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M-crash is an acronym for McHenry CRASH Reconstruction of Accident Speeds on the Highway. The m-crash program constitutes a major extension and refinement of the CRASH3 program (e.g., References 17 through 26) with the attained objective of significantly improving the reliability and accuracy of results.

The general approach to trajectory analysis in the "CRASH" programs (i.e., CRASH2, CRASH3, EDCRASH (e.g., Ref. 27, 28)) has been to initially approximate the individual vehicle speeds at separation by means of work-energy relationships applied to the distances and characteristics of each of the vehicles travel from impact to rest. The calculated separation speeds are then included in an application of the principle of conservation of linear momentum to the collision to approximate the vehicle impact speeds.

The approach to damage analysis for the "CRASH" programs has been to approximate the total amount of energy absorption (to the point of common velocity) on the basis of empirical crush resistance properties. A relationship for the "virtual" crush properties of the vehicle(s) are derived from full-scale crash tests from which the energy dissipated (excluding restitution) is determined as a function of the residual crush. (The term "virtual" is used to emphasize the fact that the crush energy is dissipated during the dynamic crushing of the vehicles and that equating the residual (restituted) crush to the energy dissipated is a "virtual" relationship, i.e., they do not occur simultaneously). The "virtual" crush properties are then applied to measured dimensions of structural crush for each vehicle in an individual accident to approximate the resulting speed change (excluding restitution effects). The inherent limitations of a linearalized "virtual" crush properties combined with limited crash test data for individual makes, models, years and speeds limits the usefulness of the "damage only" solutions to individual accident reconstructions. (Please see a brief review of the CRASH damage analysis algorithm for additional information).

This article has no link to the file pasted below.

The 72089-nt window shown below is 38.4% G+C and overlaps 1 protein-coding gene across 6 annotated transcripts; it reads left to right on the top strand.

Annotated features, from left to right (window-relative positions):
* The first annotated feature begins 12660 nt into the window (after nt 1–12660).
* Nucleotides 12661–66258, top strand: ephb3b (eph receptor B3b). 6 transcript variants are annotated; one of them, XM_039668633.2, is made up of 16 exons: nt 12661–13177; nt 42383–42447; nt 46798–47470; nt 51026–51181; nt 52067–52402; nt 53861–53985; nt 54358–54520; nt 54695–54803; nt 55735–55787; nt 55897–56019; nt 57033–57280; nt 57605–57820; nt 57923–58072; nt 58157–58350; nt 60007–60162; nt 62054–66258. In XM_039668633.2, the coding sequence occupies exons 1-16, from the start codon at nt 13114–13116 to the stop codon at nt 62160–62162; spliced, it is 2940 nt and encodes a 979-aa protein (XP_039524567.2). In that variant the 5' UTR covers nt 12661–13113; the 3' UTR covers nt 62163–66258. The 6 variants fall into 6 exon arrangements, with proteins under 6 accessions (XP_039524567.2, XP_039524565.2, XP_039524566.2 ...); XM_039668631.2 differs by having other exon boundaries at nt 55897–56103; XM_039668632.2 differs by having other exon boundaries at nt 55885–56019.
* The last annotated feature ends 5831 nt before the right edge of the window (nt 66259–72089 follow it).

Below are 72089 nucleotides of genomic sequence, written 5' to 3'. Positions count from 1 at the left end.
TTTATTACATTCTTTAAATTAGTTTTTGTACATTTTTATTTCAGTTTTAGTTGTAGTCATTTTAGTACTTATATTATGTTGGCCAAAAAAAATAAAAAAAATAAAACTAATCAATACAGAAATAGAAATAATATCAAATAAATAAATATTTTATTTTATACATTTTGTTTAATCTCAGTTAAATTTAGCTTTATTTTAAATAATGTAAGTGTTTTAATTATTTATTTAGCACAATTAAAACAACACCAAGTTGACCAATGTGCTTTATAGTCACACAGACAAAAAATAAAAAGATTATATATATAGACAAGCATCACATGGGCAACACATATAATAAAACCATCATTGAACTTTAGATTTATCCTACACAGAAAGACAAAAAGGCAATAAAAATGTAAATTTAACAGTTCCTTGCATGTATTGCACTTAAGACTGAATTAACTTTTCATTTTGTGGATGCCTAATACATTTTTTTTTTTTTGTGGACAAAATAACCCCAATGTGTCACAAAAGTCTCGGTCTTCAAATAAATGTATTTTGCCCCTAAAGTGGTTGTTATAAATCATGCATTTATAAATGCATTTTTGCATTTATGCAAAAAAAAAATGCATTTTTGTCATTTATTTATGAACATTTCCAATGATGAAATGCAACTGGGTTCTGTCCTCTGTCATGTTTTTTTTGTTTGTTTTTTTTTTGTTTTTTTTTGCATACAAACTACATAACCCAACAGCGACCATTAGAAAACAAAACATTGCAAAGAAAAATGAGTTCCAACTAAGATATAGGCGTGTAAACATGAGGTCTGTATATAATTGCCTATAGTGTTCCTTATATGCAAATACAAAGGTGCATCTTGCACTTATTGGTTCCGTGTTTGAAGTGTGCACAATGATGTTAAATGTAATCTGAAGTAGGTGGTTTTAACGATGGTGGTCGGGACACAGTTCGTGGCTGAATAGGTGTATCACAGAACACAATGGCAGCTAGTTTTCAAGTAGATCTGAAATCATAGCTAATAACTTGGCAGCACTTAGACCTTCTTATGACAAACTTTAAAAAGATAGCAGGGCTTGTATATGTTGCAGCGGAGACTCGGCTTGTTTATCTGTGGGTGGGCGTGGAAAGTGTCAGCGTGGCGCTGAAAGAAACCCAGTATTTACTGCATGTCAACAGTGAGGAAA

The published error levels associated with various versions of "CRASH" programs must be viewed in terms of the intended applications. In large scale statistical studies (e.g., NCSS, NASS, FARS) the average error is the important consideration. However, in an application to an individual accident reconstruction, the maximum probable error in the given application must be defined as a part of any related conclusions. The widespread distribution of the EDCRASH program (e.g., Ref. 27, 28) has unfortunately led to many inappropriate applications that are frequently accompanied by overstated claims of reliability and accuracy. It should be noted that the EDCRASH "validation" calculation of percent error for the RICSAC test runs on the basis of the combined impact speed (Ref. 28) does not appear to serve any useful purpose, other than yielding smaller percentages.

The following is a brief summary of extensions and refinements which have been incorporated in the m-crash computer program:

The benefits of the cited m-crash extensions and refinements, in terms of error reduction, are presented in Table 1 and Table 2. Please also see recent SAE papers 97-0949 and 97-0960 for complete discussions of the extensions and refinements of the CRASH computer program.

For a detailed presentation of CRASH see The Algorithms of CRASH

Please also see Links to the WWW homesites of other versions of CRASH.

NHTSA CRASH3 Technical Manual, PDF file, 8 megs in size (Jan 2012: Note, the previous link to the NHTSA site has been moved or removed by NHTSA. We direct you to our local copy of the manual until we determine if they moved or removed the CRASH3 manula from the NHTSA site)

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